" ... free from trouble, ever it brings forth, adorns and educates, and only with such weapons wars--on men--and wins the victory, and with consummate skill, like a good satrap bestows the fruit of its own victory upon the vanquished."

The allusion to the government of a good satrap almost certainly refers to an Egypt under Persian dominion.  Wise and righteous rule by Persia could not have commenced earlier than the enlightened reign of Darius I, which began in 521 B.C. After 405 B.C. Persian rule began to break down, being finally ended when Egypt was conquered by Alexander the Great in 333 B.C. Thus good government by Persian satraps lasted for only a little more than a century.  By this allusion to a satrap, it is not unreasonable to date its origins to some time in the 5th century B.C.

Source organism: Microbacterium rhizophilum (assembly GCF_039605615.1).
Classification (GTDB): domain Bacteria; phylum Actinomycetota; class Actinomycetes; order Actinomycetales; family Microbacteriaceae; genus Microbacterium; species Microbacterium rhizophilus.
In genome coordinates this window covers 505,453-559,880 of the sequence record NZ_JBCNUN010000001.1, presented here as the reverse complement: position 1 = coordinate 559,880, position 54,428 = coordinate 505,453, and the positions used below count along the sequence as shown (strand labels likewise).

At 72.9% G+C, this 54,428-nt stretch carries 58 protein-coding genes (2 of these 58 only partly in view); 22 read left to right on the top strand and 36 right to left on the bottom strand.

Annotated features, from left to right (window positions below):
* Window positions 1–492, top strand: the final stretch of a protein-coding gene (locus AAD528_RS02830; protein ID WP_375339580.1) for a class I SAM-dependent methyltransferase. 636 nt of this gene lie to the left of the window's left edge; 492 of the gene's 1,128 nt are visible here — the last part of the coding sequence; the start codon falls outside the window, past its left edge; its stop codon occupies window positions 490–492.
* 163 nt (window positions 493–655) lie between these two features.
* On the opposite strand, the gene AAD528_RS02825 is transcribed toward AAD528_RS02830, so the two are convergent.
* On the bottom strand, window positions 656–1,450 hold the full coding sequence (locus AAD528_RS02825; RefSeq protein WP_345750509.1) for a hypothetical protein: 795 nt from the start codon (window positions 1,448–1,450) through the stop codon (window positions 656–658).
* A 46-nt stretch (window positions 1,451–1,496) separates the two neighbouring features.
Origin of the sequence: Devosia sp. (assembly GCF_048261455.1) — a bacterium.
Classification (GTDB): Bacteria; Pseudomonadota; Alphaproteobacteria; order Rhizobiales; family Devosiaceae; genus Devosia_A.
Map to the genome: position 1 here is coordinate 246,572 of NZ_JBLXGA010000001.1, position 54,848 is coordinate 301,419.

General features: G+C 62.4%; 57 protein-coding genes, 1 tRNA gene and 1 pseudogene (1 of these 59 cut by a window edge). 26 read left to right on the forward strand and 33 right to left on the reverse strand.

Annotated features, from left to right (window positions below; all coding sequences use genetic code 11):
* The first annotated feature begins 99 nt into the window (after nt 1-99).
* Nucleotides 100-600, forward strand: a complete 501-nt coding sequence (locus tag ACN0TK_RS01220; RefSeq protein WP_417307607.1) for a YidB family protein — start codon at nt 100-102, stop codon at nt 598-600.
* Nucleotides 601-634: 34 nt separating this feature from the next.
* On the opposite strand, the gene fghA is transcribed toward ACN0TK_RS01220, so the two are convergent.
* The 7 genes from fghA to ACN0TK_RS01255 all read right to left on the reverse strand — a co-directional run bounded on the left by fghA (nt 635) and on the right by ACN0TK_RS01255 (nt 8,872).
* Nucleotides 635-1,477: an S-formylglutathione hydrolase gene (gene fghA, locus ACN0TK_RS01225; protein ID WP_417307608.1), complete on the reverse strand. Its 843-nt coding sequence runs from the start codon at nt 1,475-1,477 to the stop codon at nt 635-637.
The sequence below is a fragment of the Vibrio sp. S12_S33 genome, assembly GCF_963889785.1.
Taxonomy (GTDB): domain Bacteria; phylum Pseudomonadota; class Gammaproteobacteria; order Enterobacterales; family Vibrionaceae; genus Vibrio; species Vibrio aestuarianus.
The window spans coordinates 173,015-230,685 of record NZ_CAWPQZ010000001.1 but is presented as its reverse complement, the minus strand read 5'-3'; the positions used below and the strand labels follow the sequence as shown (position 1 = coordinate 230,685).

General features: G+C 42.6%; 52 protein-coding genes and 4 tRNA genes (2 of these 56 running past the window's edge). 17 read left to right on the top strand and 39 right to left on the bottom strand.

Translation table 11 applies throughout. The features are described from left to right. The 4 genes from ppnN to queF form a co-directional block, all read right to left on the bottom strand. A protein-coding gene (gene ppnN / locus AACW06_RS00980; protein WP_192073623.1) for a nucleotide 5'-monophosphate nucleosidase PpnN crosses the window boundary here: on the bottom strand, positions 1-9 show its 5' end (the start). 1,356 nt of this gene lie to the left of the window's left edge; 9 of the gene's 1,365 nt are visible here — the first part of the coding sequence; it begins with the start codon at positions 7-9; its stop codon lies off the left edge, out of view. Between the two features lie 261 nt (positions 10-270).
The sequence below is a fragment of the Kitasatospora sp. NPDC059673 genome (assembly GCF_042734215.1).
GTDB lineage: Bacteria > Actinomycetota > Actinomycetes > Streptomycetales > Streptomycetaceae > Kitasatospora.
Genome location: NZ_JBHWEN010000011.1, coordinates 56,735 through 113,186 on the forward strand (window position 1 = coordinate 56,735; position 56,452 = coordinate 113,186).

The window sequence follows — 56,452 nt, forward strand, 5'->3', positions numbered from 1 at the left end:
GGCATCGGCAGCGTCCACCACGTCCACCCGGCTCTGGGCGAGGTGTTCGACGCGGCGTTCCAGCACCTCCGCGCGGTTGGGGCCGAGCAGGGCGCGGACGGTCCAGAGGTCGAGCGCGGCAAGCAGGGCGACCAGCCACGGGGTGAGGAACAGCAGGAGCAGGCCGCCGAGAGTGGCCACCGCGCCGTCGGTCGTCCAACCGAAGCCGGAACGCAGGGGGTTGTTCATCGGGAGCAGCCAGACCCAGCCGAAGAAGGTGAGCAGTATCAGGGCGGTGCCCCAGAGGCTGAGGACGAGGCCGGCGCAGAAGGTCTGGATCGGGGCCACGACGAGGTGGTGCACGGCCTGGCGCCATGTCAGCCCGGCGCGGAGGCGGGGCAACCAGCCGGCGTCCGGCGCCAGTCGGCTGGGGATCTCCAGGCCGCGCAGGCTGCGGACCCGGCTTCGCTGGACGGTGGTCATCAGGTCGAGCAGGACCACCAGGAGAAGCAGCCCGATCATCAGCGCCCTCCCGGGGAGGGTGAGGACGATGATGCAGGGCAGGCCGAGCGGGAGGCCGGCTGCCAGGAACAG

Extracts from the Virgin of the World

Translated by Brian Brown, first published New York: 1923

... And Horus said:  For what reason, my mother, are the minds of men who are not of our holy country less open than the minds of those who belong to it?

And Isis replied: